"The constitution and law provide for an independent judiciary, but judicial officials often deferred to executive authorities. The judicial system was endemically corrupt, and magistrates were civil servants with no assurance of tenure. Authorities routinely accepted bribes in exchange for specific outcomes. Budget shortfalls, a shortage of qualified lawyers and magistrates, and an outdated and restrictive penal code continued to limit the judiciary's effectiveness."
On 16 November 2010, nine days after completion of the second round of presidential elections - the first free and fair elections in Guinea since independence from France in 1958 - Alpha Condé was declared the victor. Condé, formerly political science professor at the University of Paris spent many years in opposition to a succession of corrupt regimes in Guinea.
A June 2011 AFP article states Condé's critics accuse him of failing to live up to his pre-election promises to uproot corruption, in part because: ".....he has kept officials of the former regime close to him."
Pursuing this line of criticism, opposition spokesman Mamadou Taran Diallo said: "Never having run (a country), he had lots of room. He could have had a heavy hand to fight against corruption and govern in transparency."
Guinea's new president, Alpha Condé, inherited a country with profound human rights and governance problems including a culture of impunity, weak rule of law, endemic corruption, and crushing poverty. It is unreasonable to expect that in just 6 months of rule, Condé might remedy 52 years of abuse.
What this means for the tourist is that Guinea remains unsafe. Corruption is rife and crime flourishes. Although the Law protects the rights of citizens, its administration is still in the hands of a weak judiciary and corrupt security forces whether police or military personnel.
Many of the people robbing travelers of valuables or cash, or both may be wearing police or military uniforms - both imitation and genuine. Corruption is rife throughout Guinea and few tourists escape demands for a fine or bribe. There is little chance of redress through the courts that are usually subordinate to the military.
After the brutal civil wars in Sierrra Leone and Liberia in the 1990s, the capital, Conakry, witnessed a huge influx of refugees. Added to existing population pressures, this influx has resulted in unemployment and poverty. It is not surprising that assaults, muggings, armed robbery and break-ins, as well as minor theft, are prevalent.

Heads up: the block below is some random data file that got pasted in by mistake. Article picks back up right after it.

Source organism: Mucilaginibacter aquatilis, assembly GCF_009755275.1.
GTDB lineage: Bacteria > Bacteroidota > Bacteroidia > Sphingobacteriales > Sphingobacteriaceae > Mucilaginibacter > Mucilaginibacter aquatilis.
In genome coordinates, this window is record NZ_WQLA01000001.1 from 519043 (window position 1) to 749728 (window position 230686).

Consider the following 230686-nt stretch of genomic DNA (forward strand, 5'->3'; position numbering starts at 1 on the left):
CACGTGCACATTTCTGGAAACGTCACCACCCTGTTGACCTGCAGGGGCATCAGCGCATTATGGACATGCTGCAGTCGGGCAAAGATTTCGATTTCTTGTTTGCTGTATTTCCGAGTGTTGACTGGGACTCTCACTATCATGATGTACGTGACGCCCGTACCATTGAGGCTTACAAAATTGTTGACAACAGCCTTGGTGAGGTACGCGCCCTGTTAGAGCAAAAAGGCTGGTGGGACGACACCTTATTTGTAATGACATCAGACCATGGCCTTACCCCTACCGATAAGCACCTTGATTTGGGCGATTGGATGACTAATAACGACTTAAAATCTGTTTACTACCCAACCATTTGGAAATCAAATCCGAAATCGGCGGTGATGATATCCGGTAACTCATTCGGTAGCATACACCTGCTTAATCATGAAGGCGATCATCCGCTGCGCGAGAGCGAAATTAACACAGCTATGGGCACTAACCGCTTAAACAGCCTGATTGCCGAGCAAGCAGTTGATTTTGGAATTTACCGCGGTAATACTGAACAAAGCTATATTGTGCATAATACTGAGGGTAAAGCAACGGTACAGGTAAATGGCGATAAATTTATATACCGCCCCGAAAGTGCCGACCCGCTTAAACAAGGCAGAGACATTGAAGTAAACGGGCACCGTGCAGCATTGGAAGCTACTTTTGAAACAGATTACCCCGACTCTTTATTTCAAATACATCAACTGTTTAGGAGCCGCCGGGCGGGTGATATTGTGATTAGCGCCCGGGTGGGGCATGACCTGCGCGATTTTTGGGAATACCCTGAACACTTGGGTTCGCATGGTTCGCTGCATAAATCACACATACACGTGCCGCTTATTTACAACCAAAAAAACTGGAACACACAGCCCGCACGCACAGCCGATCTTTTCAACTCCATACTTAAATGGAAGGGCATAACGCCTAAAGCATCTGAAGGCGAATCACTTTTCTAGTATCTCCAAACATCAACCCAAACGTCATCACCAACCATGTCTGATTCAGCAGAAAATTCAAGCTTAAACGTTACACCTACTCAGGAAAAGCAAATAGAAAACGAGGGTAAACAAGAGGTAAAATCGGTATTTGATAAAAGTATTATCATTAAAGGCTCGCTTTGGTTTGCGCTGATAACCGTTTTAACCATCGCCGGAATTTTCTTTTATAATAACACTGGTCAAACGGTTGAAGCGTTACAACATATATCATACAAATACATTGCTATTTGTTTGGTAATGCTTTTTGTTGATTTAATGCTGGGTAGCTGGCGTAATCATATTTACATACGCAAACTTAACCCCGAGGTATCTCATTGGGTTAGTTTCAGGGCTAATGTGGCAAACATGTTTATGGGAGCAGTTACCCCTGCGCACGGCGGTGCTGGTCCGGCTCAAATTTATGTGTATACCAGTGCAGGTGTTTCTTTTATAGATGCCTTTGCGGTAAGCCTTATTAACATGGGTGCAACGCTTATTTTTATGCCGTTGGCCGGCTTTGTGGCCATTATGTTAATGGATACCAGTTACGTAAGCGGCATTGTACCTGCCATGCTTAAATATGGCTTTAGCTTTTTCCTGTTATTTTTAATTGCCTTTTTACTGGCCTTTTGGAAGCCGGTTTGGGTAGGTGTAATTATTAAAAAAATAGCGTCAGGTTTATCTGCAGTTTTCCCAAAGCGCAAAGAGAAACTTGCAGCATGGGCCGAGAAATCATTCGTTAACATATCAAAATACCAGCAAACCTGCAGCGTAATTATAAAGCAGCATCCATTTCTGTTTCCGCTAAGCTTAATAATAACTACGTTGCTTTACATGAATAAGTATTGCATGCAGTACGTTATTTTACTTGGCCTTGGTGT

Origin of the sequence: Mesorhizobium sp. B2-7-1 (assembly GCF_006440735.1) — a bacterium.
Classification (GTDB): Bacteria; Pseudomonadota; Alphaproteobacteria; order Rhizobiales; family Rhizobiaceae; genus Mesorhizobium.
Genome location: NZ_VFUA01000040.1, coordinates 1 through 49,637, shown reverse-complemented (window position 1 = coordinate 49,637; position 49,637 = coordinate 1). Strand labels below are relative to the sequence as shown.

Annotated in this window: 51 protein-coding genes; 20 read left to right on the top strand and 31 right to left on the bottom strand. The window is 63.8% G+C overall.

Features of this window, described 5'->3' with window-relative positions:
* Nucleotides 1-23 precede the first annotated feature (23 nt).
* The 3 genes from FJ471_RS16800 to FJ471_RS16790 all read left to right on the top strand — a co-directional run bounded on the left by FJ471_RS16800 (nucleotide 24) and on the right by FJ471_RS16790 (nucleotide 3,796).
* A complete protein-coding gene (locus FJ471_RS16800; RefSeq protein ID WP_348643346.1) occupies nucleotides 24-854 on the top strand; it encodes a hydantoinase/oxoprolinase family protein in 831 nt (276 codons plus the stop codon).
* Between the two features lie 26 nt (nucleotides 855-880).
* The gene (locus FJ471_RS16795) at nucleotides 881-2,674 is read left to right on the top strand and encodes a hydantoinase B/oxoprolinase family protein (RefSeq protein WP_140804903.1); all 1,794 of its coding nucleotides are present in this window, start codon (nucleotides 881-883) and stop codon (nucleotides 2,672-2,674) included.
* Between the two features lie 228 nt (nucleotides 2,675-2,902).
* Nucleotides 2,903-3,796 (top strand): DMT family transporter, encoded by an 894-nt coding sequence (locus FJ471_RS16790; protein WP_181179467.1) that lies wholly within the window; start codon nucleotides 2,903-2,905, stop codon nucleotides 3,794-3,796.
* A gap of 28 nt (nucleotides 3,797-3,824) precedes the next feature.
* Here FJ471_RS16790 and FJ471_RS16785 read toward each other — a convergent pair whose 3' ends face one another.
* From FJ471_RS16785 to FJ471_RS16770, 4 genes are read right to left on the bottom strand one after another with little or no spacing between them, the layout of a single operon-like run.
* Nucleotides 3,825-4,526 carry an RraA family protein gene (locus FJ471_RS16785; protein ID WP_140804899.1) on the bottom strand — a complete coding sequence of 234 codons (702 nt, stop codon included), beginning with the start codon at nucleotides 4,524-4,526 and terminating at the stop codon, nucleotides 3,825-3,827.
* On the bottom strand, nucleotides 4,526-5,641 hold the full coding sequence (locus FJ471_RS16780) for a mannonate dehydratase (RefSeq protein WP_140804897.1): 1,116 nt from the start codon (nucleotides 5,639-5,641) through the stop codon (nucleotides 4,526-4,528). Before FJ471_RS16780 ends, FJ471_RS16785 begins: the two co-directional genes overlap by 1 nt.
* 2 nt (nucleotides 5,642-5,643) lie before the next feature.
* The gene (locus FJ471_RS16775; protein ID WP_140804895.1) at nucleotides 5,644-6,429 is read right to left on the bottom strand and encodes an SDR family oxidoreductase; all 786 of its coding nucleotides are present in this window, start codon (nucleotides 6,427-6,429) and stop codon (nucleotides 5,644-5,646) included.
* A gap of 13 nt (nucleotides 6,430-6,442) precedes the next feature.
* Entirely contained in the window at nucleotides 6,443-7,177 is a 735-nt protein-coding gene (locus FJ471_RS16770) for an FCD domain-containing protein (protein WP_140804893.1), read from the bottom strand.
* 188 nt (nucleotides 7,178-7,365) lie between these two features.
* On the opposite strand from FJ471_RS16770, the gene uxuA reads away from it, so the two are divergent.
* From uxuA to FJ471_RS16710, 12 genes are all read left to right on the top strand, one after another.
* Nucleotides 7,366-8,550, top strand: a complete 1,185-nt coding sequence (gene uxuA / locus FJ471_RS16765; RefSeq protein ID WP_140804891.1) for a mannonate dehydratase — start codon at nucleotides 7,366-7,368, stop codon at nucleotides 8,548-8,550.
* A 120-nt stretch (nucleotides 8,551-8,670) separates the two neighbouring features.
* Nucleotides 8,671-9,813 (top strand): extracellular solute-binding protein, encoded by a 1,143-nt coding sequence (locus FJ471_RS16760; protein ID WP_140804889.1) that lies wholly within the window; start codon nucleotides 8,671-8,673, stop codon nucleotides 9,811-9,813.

Petty criminals are particularly active in the Madina, Niger and Taouyah markets. Often, children are used by criminals to conduct these crimes.
Criminals particularly target visitors at the airport, in the traditional markets, and near hotels and restaurants frequented by foreigners. Visitors should avoid unsolicited offers of assistance at the airport and hotels. Such offers often mask an intention to steal luggage, purses, or wallets. Travellers should arrange for hotel personnel, family members, or business contacts to meet them at the airport to reduce vulnerability to these crimes of opportunity.
Power failures are frequent throughout the country. They affect water supply and transportation as well as the power supply. In large urban centres, power failures may affect security conditions.
Because corruption is widespread, commercial scams and disputes with local business partners can create legal difficulties for foreign nationals in Guinea. Business routinely turns on bribes rather than the law, and enforcement of the law is irregular and inefficient. Foreign Embassies have extremely limited recourse in assisting their nationals if they become unwitting victims of illegal business deals.
In 2010, trading scams involving diamonds, gold export and gold certification were reported to the U.K Embassy many times. Those accused of criminal offences, including gem smuggling, are subject to local law. Heavy penalties apply for those convicted. Local prison conditions are harsh with food and water are not supplied on a regular basis. Conakry Central Prison, built in 1958 to receive a maximum 400 today houses more than 1200 prisoners.
Extensive pre-trial detention can last for many months.
Although numerous travel briefs caution intending travellers of the danger of internet dating fraud, the only documented case occurred in 2010. A 44 year old Nigerian national, Maxwell Gbogboade, living in Maryland, USA, was charged in connection with an alleged Internet dating scheme during which he attempted to defraud a 64 year old Hatfield Township man out of more than $46,000.10
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